Reform Efforts Must Hone Organization’s Skills to Effectively Meet Peacekeeping, Development Challenges, Speakers Tell General Assembly
Delegates Also Consider Reports Monitoring Outcomes of Major Conferences, Summits
Delegates voiced both support for reform efforts and concerns about their potential implications today, as the General Assembly considered that issue alongside other agenda items, including follow-up to the outcomes of major United Nations conferences and summits.
Describing the United Nations reform process as a complex endeavour, Jorge Skinner‑Klée (Guatemala) said changes were required at all levels of the Secretariat and in the Organization’s funds, programmes, agencies, regional commissions and country teams. All such efforts should be underpinned by the aim of rejuvenating the Organization and enabling it to become more cohesive and effective, he added, voicing support for the Secretary-General’s focus on prevention, noting that those efforts could also be summarized as “better development”.
He went on to say that many important international conferences in recent years — including the Addis Ababa Action Agenda of the Third International Conference on Financing for Development, the Ocean Conference and the Third World Conference on Disaster Risk Reduction — had spotlighted the interdependent relationship linking the three pillars of sustainable development. In that context, restructuring the United Nations development system was both a timely and necessary endeavour to support Member States in implementing the goals and targets outlined in their respective outcome documents.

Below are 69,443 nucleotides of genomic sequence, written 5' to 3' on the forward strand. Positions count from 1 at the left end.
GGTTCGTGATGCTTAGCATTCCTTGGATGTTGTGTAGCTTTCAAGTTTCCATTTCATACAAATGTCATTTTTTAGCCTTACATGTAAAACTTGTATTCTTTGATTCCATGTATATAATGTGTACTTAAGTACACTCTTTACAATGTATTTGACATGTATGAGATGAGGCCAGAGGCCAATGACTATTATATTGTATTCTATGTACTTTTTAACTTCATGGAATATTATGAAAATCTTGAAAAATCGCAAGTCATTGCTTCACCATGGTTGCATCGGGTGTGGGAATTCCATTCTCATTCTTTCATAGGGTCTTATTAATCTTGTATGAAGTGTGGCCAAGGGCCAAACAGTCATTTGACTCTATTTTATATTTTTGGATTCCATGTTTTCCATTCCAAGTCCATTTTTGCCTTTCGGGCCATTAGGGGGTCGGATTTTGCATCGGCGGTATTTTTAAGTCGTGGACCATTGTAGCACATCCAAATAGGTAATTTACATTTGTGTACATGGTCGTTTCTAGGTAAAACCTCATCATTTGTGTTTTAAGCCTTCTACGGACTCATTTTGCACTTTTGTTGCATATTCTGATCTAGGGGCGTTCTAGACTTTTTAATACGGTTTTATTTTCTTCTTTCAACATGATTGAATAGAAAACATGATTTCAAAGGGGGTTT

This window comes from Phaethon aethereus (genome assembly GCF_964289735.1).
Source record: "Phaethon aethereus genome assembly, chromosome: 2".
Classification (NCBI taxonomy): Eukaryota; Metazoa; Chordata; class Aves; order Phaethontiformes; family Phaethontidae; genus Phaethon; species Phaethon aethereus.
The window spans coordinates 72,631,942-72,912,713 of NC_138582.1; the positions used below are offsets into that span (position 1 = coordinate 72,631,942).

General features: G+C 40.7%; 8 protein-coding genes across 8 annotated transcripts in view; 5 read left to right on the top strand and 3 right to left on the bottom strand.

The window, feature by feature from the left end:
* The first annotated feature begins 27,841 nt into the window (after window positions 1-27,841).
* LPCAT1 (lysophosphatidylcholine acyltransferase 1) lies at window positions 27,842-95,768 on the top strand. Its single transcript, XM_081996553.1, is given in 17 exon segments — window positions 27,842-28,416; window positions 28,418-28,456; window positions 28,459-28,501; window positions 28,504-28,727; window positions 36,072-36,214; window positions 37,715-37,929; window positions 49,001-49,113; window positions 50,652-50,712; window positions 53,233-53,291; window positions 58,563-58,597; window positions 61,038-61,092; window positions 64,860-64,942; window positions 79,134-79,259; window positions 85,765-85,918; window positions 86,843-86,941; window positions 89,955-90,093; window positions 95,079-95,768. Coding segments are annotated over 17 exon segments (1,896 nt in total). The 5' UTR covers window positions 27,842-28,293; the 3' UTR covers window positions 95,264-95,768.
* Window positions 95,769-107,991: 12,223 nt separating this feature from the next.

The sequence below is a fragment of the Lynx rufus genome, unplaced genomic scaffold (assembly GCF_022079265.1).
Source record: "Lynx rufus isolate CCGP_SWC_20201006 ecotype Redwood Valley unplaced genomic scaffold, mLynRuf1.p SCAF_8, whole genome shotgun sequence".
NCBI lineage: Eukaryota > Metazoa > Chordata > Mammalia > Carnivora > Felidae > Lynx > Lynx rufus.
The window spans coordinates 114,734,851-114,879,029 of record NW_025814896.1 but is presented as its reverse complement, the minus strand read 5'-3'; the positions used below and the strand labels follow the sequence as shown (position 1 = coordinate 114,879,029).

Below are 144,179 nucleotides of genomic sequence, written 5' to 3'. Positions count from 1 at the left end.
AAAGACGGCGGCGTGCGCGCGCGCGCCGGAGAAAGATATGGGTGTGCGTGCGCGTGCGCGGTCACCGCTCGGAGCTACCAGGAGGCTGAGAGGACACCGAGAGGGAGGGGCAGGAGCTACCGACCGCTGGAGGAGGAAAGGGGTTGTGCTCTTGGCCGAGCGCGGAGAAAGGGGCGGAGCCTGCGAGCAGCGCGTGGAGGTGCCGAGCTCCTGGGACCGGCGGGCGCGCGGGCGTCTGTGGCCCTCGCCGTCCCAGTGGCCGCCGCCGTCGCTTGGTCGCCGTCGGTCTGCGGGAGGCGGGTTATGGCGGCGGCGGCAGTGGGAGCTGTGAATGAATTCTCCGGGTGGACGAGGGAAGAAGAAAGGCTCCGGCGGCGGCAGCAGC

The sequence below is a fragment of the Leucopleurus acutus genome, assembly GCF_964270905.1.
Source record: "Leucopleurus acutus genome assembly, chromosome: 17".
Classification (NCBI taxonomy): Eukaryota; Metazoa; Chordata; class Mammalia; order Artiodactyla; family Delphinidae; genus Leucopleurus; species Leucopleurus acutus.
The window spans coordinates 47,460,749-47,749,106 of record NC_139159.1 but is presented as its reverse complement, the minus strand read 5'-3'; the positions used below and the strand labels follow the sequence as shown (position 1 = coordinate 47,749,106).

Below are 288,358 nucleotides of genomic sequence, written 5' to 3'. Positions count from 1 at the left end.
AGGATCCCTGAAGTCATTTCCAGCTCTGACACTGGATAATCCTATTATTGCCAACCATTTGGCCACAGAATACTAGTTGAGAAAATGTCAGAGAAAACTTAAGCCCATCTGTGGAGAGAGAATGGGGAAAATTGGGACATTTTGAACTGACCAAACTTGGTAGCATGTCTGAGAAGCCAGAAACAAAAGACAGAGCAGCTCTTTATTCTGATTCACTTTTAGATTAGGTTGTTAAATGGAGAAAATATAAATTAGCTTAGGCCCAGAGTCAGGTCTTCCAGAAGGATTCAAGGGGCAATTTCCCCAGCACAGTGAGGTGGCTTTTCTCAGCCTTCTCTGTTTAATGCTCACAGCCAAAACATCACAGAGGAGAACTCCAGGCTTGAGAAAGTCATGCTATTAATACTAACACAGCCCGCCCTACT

Petr V. Iliichev (Russian Federation) said the most important goal should be to increase the Organization’s effectiveness and avoid weakening the specific functions of its various arms. Indeed, divisions involved in peacekeeping, development and humanitarian efforts must respect each other’s work and avoid duplication. While the emphasis on conflict prevention was critical, it should only be carried out in strict compliance with the principle of State sovereignty and under the authority of the Security Council. In that vein, he stressed that “peacebuilding” and “sustaining peace” were concepts regulated by Security Council resolutions, and that they fell under the primary purview of Governments. Any expansive interpretation of the term “sustaining peace” as a new trend in the United Nations work was unacceptable, as Member States had never agreed to such a change.
Adapting the United Nations to the world’s evolving conditions must be carried out within the framework of international agreements, he continued. Noting that the Secretary-General’s initiative to reform the United Nations management system must include an assessment of what had already been achieved to date, he said any increase in budgetary expenditures was unacceptable. Member States themselves must guide those efforts, he said, expressing hope that any proposals to reform the Secretariat would take into account the recommendations and criticisms of Member States, as they were the main consumers of the Secretariat’s services.
Before the Assembly were two reports of the Secretary-General: “Third Industrial Development for Africa (2016-2025)” (document A/72/267) and “Proposed organization of work of the intergovernmental conference to adopt a global compact for safe, orderly and regular migration” (document A/72/271).
The General Assembly will reconvene at 10 a.m. on Monday, 16 October, to hear a briefing on the new provisions pertaining to the conduct of elections in the General Assembly and to elect members to the Human Rights Council.